The Rockets came up with several huge stops down the stretch to hold off the Jazz in Game 5 and close out their first-round series.
Houston’s offense has been uncharacteristically average over the past three games but, thanks to their defense and some clutch play from the supporting cast, they were able to win two of three and send the Jazz packing. The final few minutes of Game 5 were a perfect encapsulation of Houston’s ability to win ugly.
With 1:32 remaining on the clock, Ricky Rubio hit a 17-foot jumper to bring the Jazz within one, 94-93. Those were the last points Utah would score — they came up empty on their next five possessions, with Donovan Mitchell missing a three and committing a turnover, and Rubio missing a pair of 3s. Four of those five possessions were followed by desperate fouls sending Houston to the line to build on their lead.
It was an ugly end to the Jazz’s season and an encouraging sign for Rockets fans that they don’t have to win every game by racing their opponents to 120 points.
What a disaster for Donovan Mitchell. With his team’s back to the wall, he shot 4-of-22 from the field, 0-of-9 on 3-pointers and turned the ball over five times. For the series, he took nearly twice as many shots as anyone else on the Jazz and shot 32.1 percent from the field, 25.6 percent on 3s and finished with more turnovers (21) than assists (16). His playoff run last season was an impressive piece of evidence for the case that he could be the primary offensive creator for an elite team. Things might have been different if his teammates had been hitting open shots in this series, but Mitchell looked woefully ill-equipped to handle the load of primary initiator and scoring threat and the Jazz will have a lot of questions to answer this offseason.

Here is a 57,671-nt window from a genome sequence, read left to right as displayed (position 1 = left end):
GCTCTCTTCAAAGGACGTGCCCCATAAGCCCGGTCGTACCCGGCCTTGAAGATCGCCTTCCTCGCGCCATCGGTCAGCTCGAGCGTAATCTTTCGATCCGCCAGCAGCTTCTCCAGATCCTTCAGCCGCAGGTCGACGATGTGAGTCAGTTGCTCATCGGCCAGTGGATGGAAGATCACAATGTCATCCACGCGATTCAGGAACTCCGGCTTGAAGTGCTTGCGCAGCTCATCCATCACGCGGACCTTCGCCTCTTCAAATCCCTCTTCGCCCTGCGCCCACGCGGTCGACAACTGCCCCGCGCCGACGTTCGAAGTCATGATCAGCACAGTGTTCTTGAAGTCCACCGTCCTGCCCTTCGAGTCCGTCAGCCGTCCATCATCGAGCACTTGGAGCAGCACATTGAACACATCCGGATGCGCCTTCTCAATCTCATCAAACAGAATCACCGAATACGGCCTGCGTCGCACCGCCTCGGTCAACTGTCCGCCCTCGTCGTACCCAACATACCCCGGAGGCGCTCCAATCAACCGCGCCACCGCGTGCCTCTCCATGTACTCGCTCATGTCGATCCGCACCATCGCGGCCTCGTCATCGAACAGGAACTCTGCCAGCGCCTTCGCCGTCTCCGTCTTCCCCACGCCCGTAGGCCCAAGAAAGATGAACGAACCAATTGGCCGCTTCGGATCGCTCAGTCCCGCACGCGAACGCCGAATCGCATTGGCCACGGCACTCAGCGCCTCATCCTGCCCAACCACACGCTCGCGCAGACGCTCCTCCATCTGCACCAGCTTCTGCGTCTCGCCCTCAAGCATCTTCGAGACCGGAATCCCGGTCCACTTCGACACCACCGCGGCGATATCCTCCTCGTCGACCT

The Rockets defense showed up in this series. Their overall ratings look better than reality because the Jazz missed so many open shots, but Houston’s defenders absolutely contributed to Mitchell’s horrific series and they were consistently able to generate impact plays. They finished Game 5 with 12 steals and 12 blocks (including 3 steals and 4 blocks from Harden) and are playing as well as could be expected at that end of the floor, especially with Clint Capela still ill. A matchup with the Warriors looms and defense is going to be huge for Houston. Stopping Golden State is an impossible challenge but they seem ready to at least slow them down.
Did the Jazz reveal a game plan for stopping Harden? It’s hard to imagine any other team (particularly the Warriors or whoever comes out of the East) committing as wholeheartedly to the Jazz’s scheme of playing behind Harden and forcing him right. Still, Harden was nowhere near his peak in this series, shooting under 40 percent from the field and averaging nearly six turnovers per game. If nothing else, the extreme strategy seemed to put him off balance at times and could be a change-of-pace for opponents to throw at him on a crucial possession.